By Daniella Byck
Come Friday night, students from the Lakeshore area all the way to Langdon Street throw aside their microwave mac and cheese and prepare for a warm, home-cooked meal. It is the beginning of the Jewish day of rest, Shabbat, and a time that can conjure nostalgia for home traditions. However, the University of Wisconsin-Madison Chabad house brings the Shabbat spirit to campus.
“One of the themes of Shabbat is family and community,” said Rabbi Mendel Matusof. “Especially in college where you don’t have family nearby, and so the community is your family.”
Rabbi Matusof and his family run the programming at the UW-Madison Chabad house, teaching classes and hosting holiday celebrations. Each week, dozens of students, alumni and visitors flock to the house to observe Shabbat. On some nights, attendees spill into the next room as more chairs are brought out. Luckily, there is always room and food for more at Chabad Shabbat.
“I do Shabbat every weekend at home so for me it’s nice to be in a communal, home-feeling environment every Friday night,” said Hannah Sopher, a student at UW-Madison.
Henya Matusof, the rabbi’s wife, helps cook the multi-course dinner full of customary dishes such as braided challah bread and matzo ball soup. For many Jewish students on campus, the food is reminiscent of family memories and long-held traditions. However, it is not just the food that connects students to their Friday night comfort zone.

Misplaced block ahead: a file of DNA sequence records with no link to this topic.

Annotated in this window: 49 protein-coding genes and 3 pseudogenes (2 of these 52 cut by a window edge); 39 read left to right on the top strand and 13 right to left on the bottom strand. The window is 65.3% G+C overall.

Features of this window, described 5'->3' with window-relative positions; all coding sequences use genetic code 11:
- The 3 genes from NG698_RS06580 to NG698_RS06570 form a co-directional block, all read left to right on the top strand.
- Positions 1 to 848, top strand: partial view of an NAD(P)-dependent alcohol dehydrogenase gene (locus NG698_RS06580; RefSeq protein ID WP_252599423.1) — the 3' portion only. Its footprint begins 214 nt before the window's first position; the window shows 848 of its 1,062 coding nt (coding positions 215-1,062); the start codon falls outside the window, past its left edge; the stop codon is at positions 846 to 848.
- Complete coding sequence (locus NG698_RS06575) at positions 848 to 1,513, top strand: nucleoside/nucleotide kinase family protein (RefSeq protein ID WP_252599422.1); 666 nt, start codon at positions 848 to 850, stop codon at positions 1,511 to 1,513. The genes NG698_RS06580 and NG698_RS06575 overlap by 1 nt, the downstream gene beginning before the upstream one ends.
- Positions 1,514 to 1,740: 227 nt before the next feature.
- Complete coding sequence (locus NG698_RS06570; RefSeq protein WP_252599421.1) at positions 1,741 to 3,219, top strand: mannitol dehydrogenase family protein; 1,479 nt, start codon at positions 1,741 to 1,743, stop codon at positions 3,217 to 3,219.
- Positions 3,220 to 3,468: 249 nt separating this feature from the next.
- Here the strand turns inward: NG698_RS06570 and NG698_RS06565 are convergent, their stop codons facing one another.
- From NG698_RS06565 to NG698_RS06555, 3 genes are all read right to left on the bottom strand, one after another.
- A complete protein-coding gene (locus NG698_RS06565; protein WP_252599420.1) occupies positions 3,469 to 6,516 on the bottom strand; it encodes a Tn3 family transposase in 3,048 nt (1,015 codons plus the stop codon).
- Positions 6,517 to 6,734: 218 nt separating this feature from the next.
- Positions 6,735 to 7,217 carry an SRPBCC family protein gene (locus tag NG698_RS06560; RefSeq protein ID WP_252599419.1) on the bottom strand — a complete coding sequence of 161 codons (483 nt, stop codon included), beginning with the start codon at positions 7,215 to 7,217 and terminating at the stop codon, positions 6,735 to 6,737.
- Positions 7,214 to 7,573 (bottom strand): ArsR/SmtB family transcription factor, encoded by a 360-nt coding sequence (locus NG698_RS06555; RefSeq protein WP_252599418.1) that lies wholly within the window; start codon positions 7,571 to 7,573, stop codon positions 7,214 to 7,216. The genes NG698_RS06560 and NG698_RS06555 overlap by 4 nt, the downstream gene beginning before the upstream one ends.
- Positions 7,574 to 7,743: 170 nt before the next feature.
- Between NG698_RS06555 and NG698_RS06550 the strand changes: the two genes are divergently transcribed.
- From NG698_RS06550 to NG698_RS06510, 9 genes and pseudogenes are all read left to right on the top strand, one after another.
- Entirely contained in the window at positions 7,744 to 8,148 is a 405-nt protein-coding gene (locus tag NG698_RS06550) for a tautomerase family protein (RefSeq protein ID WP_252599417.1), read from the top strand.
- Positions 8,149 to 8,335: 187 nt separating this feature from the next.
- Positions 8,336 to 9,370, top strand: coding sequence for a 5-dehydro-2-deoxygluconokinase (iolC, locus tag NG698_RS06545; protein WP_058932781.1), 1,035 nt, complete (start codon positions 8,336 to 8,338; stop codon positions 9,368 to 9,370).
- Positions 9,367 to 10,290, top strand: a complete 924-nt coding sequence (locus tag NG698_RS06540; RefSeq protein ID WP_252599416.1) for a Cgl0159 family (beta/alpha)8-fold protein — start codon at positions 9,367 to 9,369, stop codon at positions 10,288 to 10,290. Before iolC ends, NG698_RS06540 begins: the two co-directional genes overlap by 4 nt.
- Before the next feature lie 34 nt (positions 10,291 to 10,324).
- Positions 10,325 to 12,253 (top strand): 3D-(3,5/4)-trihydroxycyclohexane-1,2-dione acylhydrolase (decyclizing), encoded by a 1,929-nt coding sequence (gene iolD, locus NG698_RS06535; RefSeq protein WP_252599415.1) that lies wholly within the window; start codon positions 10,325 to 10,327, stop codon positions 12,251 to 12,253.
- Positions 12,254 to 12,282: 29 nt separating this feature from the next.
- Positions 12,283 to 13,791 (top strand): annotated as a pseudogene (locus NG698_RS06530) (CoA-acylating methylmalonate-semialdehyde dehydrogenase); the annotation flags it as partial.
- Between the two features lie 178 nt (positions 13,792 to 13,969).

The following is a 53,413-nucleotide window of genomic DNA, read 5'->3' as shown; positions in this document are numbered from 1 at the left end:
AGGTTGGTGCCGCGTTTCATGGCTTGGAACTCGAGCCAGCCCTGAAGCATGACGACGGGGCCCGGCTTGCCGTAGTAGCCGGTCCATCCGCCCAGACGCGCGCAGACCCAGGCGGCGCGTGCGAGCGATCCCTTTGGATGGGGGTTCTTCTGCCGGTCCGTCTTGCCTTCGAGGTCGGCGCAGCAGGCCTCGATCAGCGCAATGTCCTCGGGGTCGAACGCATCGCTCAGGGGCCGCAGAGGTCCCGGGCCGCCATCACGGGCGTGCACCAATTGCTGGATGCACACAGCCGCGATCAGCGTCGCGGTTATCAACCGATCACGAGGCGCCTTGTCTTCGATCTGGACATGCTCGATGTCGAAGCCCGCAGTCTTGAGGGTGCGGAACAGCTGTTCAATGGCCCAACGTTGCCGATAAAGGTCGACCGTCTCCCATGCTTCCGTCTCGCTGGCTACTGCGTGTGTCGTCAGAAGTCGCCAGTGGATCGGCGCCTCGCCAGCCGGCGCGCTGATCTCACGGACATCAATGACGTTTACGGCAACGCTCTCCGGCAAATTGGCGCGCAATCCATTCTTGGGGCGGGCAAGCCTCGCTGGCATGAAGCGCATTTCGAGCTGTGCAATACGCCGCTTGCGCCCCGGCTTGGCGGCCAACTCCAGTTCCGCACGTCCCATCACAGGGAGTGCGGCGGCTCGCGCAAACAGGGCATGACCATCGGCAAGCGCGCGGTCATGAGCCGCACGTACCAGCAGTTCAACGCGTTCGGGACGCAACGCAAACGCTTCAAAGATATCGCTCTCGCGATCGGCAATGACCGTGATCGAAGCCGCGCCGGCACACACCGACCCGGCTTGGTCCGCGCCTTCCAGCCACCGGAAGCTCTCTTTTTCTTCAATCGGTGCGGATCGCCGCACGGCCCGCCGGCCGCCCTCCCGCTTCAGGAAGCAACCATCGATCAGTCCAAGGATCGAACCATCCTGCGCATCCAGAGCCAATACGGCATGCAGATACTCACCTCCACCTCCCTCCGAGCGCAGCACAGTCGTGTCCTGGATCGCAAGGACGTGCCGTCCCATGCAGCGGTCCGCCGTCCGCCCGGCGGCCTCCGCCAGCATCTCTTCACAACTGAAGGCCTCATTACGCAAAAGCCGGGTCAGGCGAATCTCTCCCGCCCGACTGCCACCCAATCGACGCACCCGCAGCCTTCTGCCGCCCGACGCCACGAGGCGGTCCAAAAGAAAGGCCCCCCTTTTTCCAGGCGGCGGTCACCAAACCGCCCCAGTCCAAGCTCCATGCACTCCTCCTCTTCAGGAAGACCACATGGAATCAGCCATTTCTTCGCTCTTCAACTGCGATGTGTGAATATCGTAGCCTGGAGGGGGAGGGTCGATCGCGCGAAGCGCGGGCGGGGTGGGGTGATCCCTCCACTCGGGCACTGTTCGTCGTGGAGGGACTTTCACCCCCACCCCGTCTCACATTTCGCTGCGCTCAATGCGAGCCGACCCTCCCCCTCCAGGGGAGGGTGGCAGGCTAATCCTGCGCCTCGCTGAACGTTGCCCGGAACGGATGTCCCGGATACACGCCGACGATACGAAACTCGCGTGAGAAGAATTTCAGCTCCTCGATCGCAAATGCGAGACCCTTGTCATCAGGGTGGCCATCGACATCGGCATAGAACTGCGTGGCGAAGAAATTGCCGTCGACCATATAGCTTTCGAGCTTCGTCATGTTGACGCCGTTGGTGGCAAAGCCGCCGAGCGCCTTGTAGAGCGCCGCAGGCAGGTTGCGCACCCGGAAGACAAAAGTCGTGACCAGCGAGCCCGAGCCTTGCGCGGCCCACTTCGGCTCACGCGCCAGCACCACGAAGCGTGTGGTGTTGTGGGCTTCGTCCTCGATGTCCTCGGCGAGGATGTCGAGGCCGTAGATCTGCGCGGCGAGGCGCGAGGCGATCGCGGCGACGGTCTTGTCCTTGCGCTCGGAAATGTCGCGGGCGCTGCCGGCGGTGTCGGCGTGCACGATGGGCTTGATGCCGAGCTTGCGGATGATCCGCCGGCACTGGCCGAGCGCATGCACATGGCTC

“Setting up Shabbat with Henya reminds me of home,” said Jojo Rubnitz, a member of Chabad’s student executive board.
Students are invited to help prepare the meal’s challah and to share their interpretations of the weekly Torah portion. The Shabbat candles are lit and the traditional blessings are made. Rabbi Matusof takes a moment each meal to have the attendees introduce themselves and answer an ice breaker question, forging connections.
“People really come because they felt connected. It’s the community, it’s the warmth, it’s the invitation,” said Rabbi Matusof, recounting the observations of a campus visitor who came to Shabbat dinner one night.
The laughter and noise of students describing their weeks echoes off the walls. But always, the discussion begins to quiet as the main meal is brought out to the table, and mouths are more concerned with consumption than conversation.
“Judaism is more than anything else a gastronomical religion,” joked Rabbi Matusof.
Shabbat dinner occurs at the UW-Madison Chabad house every Friday night at 7 p.m and all are welcome to attend. Dinners are free to UW-Madison students, but also open to the public for a small fee.